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Hyperglycemia and the worse prognosis of COVID-19. Why a fast blood glucose control should be mandatory

      Keywords

      Evidence in the COVID-19 pandemic shows that hyperglycemia, not only in people with diabetes, worsens the prognosis and increases the risk to die [

      Bode B, Garrett V, Messler J, McFarland R, Crowe J, Booth R, et al. Glycemic characteristics and clinical outcomes of COVID-19 patients hospitalized in the United States. J Diabetes Sci Technol; 2020 [in press]. https://www.bloomberg.com/press-releases/2020-04-17/covid-19-study-shows-more-than-4-times-in-hospital-mortality-rate-and-increased-length-of-stay-for-patients-with-diabetes-and.

      ,

      Iacobellis G, Penaherrera CA, Bermudez LE, Mizrachi EB. Admission hyperglycemia and radiological findings of SARS-COv2 in patients with and without diabetes. Diab Res Clin Pract 2020;164:108185.

      ]. It is, moreover, emerging that particularly the hyperglycemia at the admission in the hospital is a very bad prognostic factor [

      Bode B, Garrett V, Messler J, McFarland R, Crowe J, Booth R, et al. Glycemic characteristics and clinical outcomes of COVID-19 patients hospitalized in the United States. J Diabetes Sci Technol; 2020 [in press]. https://www.bloomberg.com/press-releases/2020-04-17/covid-19-study-shows-more-than-4-times-in-hospital-mortality-rate-and-increased-length-of-stay-for-patients-with-diabetes-and.

      ,

      Iacobellis G, Penaherrera CA, Bermudez LE, Mizrachi EB. Admission hyperglycemia and radiological findings of SARS-COv2 in patients with and without diabetes. Diab Res Clin Pract 2020;164:108185.

      ], suggesting that hyperglycemia in the very early phase of the disease may play a particular role in determining the seriousness of the prognosis.
      There are at least two reasons why hyperglycemia, particularly an acute one, can be very dangerous during the SARS-CoV-2 infection. One is that an acute increase of glycemia is accompanied by a huge increase of inflammatory mediators [
      • Ceriello A.
      • Zarich S.W.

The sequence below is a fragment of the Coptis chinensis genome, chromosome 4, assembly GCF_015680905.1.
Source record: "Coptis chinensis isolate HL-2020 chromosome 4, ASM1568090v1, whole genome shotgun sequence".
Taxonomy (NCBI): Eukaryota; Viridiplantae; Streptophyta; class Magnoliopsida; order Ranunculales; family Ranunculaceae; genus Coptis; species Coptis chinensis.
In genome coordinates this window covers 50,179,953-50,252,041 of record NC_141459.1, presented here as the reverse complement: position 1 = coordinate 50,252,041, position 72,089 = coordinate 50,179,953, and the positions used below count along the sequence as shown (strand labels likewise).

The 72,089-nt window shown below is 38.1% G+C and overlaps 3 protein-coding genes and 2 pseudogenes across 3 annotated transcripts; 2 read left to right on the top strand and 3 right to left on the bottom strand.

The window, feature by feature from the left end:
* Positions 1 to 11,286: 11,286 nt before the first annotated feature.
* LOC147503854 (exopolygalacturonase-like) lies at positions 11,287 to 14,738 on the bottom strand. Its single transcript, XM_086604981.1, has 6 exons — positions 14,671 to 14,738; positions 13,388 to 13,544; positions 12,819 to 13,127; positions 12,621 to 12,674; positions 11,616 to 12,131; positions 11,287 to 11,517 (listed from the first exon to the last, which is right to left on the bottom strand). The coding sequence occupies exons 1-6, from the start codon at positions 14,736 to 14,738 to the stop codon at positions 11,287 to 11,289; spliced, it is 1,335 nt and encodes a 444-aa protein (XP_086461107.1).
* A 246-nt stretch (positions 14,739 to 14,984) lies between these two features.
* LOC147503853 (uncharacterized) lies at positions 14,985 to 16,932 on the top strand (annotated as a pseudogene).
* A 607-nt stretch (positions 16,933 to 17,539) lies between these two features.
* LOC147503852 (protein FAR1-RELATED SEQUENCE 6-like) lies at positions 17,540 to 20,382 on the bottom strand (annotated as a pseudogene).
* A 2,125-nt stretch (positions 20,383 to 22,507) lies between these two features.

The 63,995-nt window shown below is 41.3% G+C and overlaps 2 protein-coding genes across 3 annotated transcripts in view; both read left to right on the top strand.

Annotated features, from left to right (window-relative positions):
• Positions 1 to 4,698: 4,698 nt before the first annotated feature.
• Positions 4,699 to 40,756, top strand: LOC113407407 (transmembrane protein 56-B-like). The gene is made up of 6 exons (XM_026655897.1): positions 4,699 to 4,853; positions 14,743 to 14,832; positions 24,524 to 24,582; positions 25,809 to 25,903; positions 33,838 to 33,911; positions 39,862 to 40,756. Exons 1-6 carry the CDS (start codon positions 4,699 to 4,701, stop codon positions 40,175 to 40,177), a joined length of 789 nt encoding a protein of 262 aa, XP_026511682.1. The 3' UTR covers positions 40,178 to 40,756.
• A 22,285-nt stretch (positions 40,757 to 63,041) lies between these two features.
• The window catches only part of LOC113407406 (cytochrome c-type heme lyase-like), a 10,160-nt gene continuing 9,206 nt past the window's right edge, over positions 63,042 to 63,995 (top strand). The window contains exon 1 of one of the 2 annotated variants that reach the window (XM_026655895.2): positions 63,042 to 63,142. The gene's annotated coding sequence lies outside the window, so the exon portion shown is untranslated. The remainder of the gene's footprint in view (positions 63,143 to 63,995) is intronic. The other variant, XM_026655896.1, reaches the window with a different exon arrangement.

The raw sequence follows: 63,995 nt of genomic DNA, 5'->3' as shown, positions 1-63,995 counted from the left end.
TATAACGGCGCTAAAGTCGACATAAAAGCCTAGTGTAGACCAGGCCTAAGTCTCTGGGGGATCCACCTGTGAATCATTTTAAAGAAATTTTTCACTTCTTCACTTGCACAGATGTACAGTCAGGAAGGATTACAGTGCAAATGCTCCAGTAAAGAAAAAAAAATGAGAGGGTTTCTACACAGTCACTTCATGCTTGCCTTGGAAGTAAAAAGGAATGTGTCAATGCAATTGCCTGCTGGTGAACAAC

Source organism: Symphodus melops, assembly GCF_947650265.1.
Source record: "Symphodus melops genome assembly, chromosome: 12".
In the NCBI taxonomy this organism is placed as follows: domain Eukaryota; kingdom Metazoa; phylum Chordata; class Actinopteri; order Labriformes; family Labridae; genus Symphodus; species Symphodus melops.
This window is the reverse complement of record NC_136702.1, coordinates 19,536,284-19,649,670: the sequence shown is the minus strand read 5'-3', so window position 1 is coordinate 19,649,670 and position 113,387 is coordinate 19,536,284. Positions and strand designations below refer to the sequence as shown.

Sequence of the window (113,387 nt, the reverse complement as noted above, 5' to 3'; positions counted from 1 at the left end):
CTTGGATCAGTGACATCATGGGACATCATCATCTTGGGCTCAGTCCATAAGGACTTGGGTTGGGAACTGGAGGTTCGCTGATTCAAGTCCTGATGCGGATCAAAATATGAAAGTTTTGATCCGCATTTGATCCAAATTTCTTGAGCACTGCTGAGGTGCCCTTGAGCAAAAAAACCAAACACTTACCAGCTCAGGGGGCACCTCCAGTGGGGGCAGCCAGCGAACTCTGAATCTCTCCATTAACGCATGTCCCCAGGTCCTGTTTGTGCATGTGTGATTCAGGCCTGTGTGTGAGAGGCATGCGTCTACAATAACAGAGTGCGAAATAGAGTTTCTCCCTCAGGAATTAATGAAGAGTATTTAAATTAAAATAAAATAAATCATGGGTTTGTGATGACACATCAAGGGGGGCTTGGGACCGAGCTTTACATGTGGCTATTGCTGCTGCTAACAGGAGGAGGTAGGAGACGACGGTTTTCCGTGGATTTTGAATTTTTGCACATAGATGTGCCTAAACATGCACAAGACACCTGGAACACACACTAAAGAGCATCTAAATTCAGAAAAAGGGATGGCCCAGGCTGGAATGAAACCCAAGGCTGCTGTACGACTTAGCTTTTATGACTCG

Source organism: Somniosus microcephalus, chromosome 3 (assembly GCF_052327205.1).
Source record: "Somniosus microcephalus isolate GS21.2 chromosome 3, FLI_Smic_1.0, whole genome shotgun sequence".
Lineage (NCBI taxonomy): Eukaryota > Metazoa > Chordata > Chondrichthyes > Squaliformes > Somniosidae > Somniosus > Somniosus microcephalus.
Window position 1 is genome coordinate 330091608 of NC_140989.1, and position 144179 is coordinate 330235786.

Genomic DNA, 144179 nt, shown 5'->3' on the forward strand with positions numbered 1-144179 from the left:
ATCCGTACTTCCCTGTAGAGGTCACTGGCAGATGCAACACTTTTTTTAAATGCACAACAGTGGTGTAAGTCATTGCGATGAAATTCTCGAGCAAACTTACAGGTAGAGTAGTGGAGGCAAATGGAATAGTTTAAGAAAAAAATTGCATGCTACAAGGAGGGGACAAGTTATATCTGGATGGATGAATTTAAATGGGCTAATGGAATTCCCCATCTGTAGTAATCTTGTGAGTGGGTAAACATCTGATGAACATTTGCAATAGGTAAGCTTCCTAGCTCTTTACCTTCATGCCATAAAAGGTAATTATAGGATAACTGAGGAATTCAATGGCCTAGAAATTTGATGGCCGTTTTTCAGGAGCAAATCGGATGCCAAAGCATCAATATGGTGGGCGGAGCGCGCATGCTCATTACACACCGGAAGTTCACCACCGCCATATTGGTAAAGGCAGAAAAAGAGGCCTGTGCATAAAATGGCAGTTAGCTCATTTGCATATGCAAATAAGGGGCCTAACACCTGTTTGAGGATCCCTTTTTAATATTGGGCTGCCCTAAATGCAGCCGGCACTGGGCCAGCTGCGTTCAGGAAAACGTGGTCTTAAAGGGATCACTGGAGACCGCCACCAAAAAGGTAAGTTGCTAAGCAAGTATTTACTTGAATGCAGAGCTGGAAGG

• Testa R.
      Lowering glucose to prevent adverse cardiovascular outcomes in a critical care setting.
      ].
      Clearly, knowing the role of the “cytokines storm” in the COVID-19 this is an effect that must be avoided. Another reason seems to be very specific for COVID-19 and it is related to the binding of SARS-CoV-2 to ACE2 [
      • Brufsky A.
      Hyperglycemia, hydroxychloroquine, and the COVID-19 epidemic.
      ]. The glycosylation, a reaction that can be induced by hyperglycemia, of the ACE2 is needed for the linkage of the virus to this cellular receptor [
      • Brufsky A.
      Hyperglycemia, hydroxychloroquine, and the COVID-19 epidemic.
      ]. Therefore, high and aberrantly glycosylated ACE2 in the tissue in uncontrolled hyperglycemia could favor the cellular intrusion of SARS-CoV2, thus leading to a higher propensity to COVID-19 infection and a higher disease severity [
      • Brufsky A.
      Hyperglycemia, hydroxychloroquine, and the COVID-19 epidemic.
      ]. It is also likely that it is the amount of glycosylated ACE2 receptor, and not simply the amount of ACE2 alone, that is responsible for virus binding and fusion [
      • Brufsky A.
      Hyperglycemia, hydroxychloroquine, and the COVID-19 epidemic.
      ]. It is well know, however that the hyperglycemia-related process of glycosylation is at the beginning a reversible process, going through the so called “labile glycosylation”, which is reversible also in vivo [
      • Ceriello A.
      • Paolisso G.
      • Dello Russo P.
      • Giugliano D.
      • Sgambato S.
      Influence of labile glucose adducts on glycosylated protein assay by aminophenylboronic acid affinity chromatography: in vivo studies.
      ].
      Therefore, it is conceivable that a fast normalization of hyperglycemia during COVID-19 may results in a decrease of inflammatory cytokines release and in a lower ACE2 binding capacity for the virus, two facts which consistently might help in improving the prognosis in people affected by SARS-CoV-2.

      Declaration of Competing Interest

      The authors declare that they have no known competing financial interests or personal relationships that could have appeared to influence the work reported in this paper.

      References

      1. Bode B, Garrett V, Messler J, McFarland R, Crowe J, Booth R, et al. Glycemic characteristics and clinical outcomes of COVID-19 patients hospitalized in the United States. J Diabetes Sci Technol; 2020 [in press]. https://www.bloomberg.com/press-releases/2020-04-17/covid-19-study-shows-more-than-4-times-in-hospital-mortality-rate-and-increased-length-of-stay-for-patients-with-diabetes-and.

      2. Iacobellis G, Penaherrera CA, Bermudez LE, Mizrachi EB. Admission hyperglycemia and radiological findings of SARS-COv2 in patients with and without diabetes. Diab Res Clin Pract 2020;164:108185.

        • Ceriello A.
        • Zarich S.W.
        • Testa R.
        Lowering glucose to prevent adverse cardiovascular outcomes in a critical care setting.
        J Am Coll Cardiol. 2009; 53: S9-S13
        • Brufsky A.
        Hyperglycemia, hydroxychloroquine, and the COVID-19 epidemic.
        J Med Virol. 2020; https://doi.org/10.1002/jmv.25887
        • Ceriello A.
        • Paolisso G.
        • Dello Russo P.
        • Giugliano D.
        • Sgambato S.
        Influence of labile glucose adducts on glycosylated protein assay by aminophenylboronic acid affinity chromatography: in vivo studies.
        Acta Diabetol Lat. 1985; 22: 81-82